Tuesday, April 23, 2024

Five Reasons Why We Hate Aurelia Plath

Witch, bloodsucker, martyr -- and she probably voted for Eisenhower. She's not a writer, not talented. She was manless, not sexy, not a real professor. She had bad taste in clothes, furniture and wallpaper: Photos prove it. She gave her daughter Sylvia Plath advice she didn't ask for, was a terrible role model, a helicopter parent who nearly suffocated Sylvia out in the suburbs -- except Sylvia got away and became a great creative artist! 

Aurelia Plath worried, lied, edited, tried to make her dead daughter seem like a happy person, sacrificed to give her children what she had not had and brand-name schooling, and loved them and her grandchildren in very wrong ways and anxiously. Folks just hated Aurelia, couldn't stand her: There is testimony. She was Mrs. Greenwood, blind to Sylvia's pain, prim, unenlightened, never had much of a life.

That narrative of Aurelia's evil banality is so embedded I can only build on it. I wondered why trolling Aurelia -- even now! -- is so easy and popular that anyone can do it. It must come down to trolling basics.

1) Sexism. Sylvia's father was her important, influential parent, yadda yadda, and his death was her life's most important event; next-most was marriage to Ted. Aurelia had no man and thus no life worth looking into. Sylvia believed that, and as she came of age under patriarchy scorned her mother and allies as hags and rivals. She wrote that being like her mother was the worst that could happen. First Worlders aware that starvation or prison might be worse can sort of sympathize, because of:

2) Freudian cultural debris. Yes, we are post-Freudians but still vigorous individualists and deep down blame our own and other people's parents for all ills. We can't forgive Aurelia or our own mothers for Not Letting Us Be Ourselves and other psychic injuries. We experience Sylvia's hate-my-mother rants as quintessential and truthful, not political or cultural or even a problem.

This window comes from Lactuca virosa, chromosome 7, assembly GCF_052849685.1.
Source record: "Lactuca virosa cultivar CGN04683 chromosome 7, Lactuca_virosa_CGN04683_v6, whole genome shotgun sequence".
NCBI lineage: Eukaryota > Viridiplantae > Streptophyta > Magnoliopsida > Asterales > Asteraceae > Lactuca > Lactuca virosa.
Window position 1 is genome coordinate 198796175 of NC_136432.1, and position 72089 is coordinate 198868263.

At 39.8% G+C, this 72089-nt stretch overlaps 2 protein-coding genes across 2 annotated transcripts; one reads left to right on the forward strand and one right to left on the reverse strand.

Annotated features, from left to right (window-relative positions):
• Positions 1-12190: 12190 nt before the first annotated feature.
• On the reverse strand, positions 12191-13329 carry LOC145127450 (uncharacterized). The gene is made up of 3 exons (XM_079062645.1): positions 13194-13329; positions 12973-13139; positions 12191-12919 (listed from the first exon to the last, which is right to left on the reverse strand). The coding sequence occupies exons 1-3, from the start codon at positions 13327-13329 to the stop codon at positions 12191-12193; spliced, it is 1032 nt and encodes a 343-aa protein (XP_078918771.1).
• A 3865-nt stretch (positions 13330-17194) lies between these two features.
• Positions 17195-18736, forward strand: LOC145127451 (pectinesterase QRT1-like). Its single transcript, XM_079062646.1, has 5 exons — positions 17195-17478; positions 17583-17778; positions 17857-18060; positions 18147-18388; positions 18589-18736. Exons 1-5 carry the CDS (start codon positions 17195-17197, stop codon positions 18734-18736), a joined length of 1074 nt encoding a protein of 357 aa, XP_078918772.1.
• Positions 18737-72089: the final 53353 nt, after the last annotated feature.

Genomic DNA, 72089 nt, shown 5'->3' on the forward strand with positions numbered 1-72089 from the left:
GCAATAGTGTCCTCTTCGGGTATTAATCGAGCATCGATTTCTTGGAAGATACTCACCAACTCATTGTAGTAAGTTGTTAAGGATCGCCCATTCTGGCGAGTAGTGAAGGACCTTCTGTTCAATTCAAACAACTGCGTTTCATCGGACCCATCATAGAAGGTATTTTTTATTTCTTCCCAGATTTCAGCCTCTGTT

3) Snobbery. Aurelia's immigrant parents, who never went to college, had three kids and no money and had Aurelia choose either two years in secretarial college or no college. Exceeding expectations Aurelia became a teacher and married a man with better degrees than hers, which makes him brilliant but her not. Widowed and, it is said, coveting WASP respectability, Aurelia moved her family from the oceanfront to a boring suburb and taught business subjects and never had sex with strangers or did anything cool that we know about.

4) Ageism. Letters Home, published in 1975, was Aurelia Plath's debut as a public figure. She was 69 years old. Sylvia, dead at 30, is a forever young and ageless rebel -- as are we! Otto, being male, looked seasoned, never old. Aurelia kept sorting and doing and saying things of no value until she had to be put away.

5) Cultism. Venerating Sylvia's every word and thing, we annotate, edit, air our views and skip what doesn't fit our narrative. We identify with Sylvia and sentimentally cling to any trace of her. Our view is the only accurate view. Polite and passive-aggressive in public, among ourselves we are judgy and pissy. In short, we are Aurelia.


Rita said...

Is there a good reason why Ted Hughes despised Aurelia? (Other than mirroring Sylvia's resentment towards her mother). I'm referring to a couple passages from Red Comet.

Catherine Rankovic said...

Their hatred was mutual. Aurelia believed Ted's cheating and emotional abuse drove Sylvia to suicide and left her grandchildren inadequately cared for. Ted's distaste was personal. He hated Aurelia's worrying and wanting annual visits with the grandchildren. Thus began mutually toxic dealings. He let Aurelia see the children in exchange for her silence about the breakup and her daughter's death; a word, and he'd cut off access. Aurelia shamed Ted into sending the money from Sylvia's writings to the children's accounts. Ted put his saber-toothed sister in charge of Sylvia's estate and Aurelia for three years blocked U.S. publication of The Bell Jar. Shefinally granted permission in exchange for the right to edit and publish a volume of Sylvia's letters home -- giving Ted the right to the final edit. He left the later entries in shreds. Aurelia's publisher called lawyers . . .